Since 2011, Joyce Smyth has been steering the ship as the band’s manager. Amidst glowing tributes from the band, including a clapping Mick Jagger, their team and a beaming Universal Music UK chairman and CEO David Joseph, Smyth picked up the Businesswoman Of The Year trophy at the Music Week Women In Music Awards 2018.
Along with her fellow winners, Smyth is profiled in the new issue of Music Week, out now. Described by Joseph as “truly brilliant”, Smyth rocked the crowd at last week’s bash with one of the best speeches on a day packed with gems.
Read it in full below.
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“My last prize was the Latin Cup in the Sixth form! No surprises it was something as unhip as the Latin Cup, because my beloved family will tell you that I am the most non-rock‘n’roll person that you can possibly meet.
“To illustrate that, and this is a true story and I am ashamed of even telling you really, but about two years ago, I sat backstage before one of the shows with the adorable Keith and I said, ‘Oh god Keith I am just so pleased you’ve put back Moonlight Mile on the set list.’ ‘Oh why is that?’ he said. I go, ‘Oh it’s my favourite!’ He says, ‘Oh, why is that?’ I said, ‘Well, it reminds me a bit of a Robert Frost Poem, Stopping by Woods On A Snowy Evening. It’s so lyrical, it’s wintry, it’s about loneliness, it’s got that wonderful winter life. You talk about a head full of snow and head full of snow.’
He just looked and me and thought ‘Look girl, what is she on?’ In my case, it was what am I not on! Anyway, my road to The Rolling Stones, started with The Sound Of Music and a lot of David Cassidy. So to all of the many wonderful women here, that’s where it all began. I never thought in a million years, my path would collide with theirs. The fact that it did is down to a wonderful woman mentor I had, as a very young lawyer, Marie Stacey.
“She threw a huge file at me, it weighed about a tonne, remember no digital in those days, it was called something awful, like Rolling Stones, reorganisation and corporate affairs or something. I ploughed into the thing, I thought, ‘I well bloody don’t understand a word of this,’ but one just has to plough on.
“She was the one who also introduced me to the late, great Rupert Loewenstein, I don’t know how many of you in the room remember him, he was the original business manager and original man of wealth and taste, the sort of guy who would take you out for a treat to a very, very fancy restaurant, and then send back, one after the other, three bottles of wine. I was thinking, as a prosecco woman myself, A) what a waste, and B) I’ve already gunned down a lot, not realising it was corked or whatever.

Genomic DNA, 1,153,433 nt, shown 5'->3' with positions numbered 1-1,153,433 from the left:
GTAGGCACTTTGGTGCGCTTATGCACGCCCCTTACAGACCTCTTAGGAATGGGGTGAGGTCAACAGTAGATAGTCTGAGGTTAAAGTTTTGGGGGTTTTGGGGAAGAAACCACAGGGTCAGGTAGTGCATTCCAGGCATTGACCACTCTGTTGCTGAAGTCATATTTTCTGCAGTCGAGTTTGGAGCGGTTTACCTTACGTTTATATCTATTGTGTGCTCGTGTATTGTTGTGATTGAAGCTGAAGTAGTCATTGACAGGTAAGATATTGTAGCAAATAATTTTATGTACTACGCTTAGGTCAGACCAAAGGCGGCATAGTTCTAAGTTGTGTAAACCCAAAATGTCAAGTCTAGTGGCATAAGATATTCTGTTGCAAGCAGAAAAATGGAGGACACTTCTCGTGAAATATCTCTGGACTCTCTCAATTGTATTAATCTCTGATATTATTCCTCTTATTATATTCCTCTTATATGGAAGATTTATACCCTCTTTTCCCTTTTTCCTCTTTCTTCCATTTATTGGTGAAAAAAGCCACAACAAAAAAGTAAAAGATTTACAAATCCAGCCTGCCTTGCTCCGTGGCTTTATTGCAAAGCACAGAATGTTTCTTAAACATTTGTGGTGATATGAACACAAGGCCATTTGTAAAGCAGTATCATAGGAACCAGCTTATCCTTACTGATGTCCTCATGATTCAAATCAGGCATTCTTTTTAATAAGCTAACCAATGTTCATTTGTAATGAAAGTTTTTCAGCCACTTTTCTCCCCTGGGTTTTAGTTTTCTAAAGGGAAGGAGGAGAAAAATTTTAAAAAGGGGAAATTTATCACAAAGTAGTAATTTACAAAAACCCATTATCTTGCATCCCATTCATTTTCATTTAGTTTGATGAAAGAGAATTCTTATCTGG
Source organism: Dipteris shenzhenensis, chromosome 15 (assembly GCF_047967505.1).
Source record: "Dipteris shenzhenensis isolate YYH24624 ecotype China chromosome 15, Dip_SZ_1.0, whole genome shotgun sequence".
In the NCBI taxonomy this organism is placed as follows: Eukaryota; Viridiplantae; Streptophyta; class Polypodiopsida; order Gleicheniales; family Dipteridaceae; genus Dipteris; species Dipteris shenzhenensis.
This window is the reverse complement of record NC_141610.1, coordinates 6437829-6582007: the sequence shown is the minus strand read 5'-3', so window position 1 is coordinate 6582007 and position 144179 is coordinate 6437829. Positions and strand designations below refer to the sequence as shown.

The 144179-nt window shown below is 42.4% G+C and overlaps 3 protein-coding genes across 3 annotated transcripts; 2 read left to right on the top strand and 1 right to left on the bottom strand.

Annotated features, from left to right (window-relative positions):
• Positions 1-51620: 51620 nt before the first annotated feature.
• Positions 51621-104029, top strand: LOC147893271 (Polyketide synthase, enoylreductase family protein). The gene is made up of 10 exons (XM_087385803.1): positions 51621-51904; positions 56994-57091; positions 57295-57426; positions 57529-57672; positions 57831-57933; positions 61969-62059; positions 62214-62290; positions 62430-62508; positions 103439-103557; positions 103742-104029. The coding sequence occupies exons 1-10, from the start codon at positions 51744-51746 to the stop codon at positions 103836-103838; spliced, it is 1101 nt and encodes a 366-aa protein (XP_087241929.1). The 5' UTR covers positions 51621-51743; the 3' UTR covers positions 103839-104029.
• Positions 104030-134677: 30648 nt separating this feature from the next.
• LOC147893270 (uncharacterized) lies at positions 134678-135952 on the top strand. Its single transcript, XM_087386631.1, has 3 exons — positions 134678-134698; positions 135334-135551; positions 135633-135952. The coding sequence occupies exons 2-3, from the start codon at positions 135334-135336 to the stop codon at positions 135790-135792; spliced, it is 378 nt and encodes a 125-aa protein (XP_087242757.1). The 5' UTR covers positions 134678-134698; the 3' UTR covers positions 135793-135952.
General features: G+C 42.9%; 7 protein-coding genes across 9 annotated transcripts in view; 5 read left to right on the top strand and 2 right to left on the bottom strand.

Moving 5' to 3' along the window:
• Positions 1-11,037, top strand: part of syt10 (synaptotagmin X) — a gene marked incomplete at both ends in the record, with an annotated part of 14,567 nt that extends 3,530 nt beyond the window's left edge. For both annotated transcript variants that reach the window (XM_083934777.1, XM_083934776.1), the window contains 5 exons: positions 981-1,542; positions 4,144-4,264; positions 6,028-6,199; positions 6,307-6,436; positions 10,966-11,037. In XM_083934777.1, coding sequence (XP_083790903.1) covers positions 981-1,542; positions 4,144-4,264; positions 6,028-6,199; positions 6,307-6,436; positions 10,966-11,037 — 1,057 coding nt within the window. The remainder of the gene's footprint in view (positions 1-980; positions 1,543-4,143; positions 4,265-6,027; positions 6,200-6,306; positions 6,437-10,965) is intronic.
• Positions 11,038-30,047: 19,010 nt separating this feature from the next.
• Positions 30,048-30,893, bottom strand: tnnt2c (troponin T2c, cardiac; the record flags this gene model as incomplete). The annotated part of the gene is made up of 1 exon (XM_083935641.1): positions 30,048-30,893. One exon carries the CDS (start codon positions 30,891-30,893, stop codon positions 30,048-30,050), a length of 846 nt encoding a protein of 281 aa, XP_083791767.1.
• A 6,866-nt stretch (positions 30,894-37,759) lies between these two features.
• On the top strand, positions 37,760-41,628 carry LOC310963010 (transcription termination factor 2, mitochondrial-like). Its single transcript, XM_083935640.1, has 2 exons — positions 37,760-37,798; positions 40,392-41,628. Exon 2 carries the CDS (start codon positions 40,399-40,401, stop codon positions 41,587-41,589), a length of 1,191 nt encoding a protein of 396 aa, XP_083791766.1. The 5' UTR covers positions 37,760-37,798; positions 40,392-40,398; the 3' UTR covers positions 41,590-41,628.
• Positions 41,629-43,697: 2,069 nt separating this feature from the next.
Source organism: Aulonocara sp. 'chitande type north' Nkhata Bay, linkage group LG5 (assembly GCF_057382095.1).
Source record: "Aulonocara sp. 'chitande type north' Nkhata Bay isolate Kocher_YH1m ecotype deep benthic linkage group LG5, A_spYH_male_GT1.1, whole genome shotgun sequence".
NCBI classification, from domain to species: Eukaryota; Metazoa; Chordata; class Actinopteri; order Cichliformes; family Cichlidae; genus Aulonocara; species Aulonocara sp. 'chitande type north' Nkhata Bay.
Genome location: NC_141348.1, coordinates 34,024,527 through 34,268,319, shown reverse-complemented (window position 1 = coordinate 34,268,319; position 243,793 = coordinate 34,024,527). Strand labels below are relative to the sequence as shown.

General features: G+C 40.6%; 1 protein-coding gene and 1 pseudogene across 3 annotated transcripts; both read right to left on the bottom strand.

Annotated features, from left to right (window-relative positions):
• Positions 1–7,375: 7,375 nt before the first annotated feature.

I am the most non-rock‘n’roll person that you can possibly meet
“Anyway, I am truly, truly thankful for this award. I’d love to thank Bernard Doherty for being so kind as to put me forward. I will say to all the women here, it’s probably incumbent on me, as probably the oldest winner here, to offer any support and assistance that we all of us can because should all work together. There is a lot more to be done but there is so much talent in this room.
“I want to close by reminding you all of what Marie Stacey this great mentor, told me back in the ’80s and it was very good advice. She said, ‘Always, always remember, however senior you may get, you’re only as good as the team.’ I think that is a very important point. Secondly, she just said, ‘Never worry when you cock up and make a mistake. The bottom line is, you haven’t made any decisions until you’ve made a mistake. Therefore, you will learn from those mistakes and make better decisions.’
“I would add simply to that, ladies, we’ve all got to band together on this, don’t sweat the small stuff, but get across all the detail and take advice from other women who have been in the industry longer. Thank you, I am truly honoured.”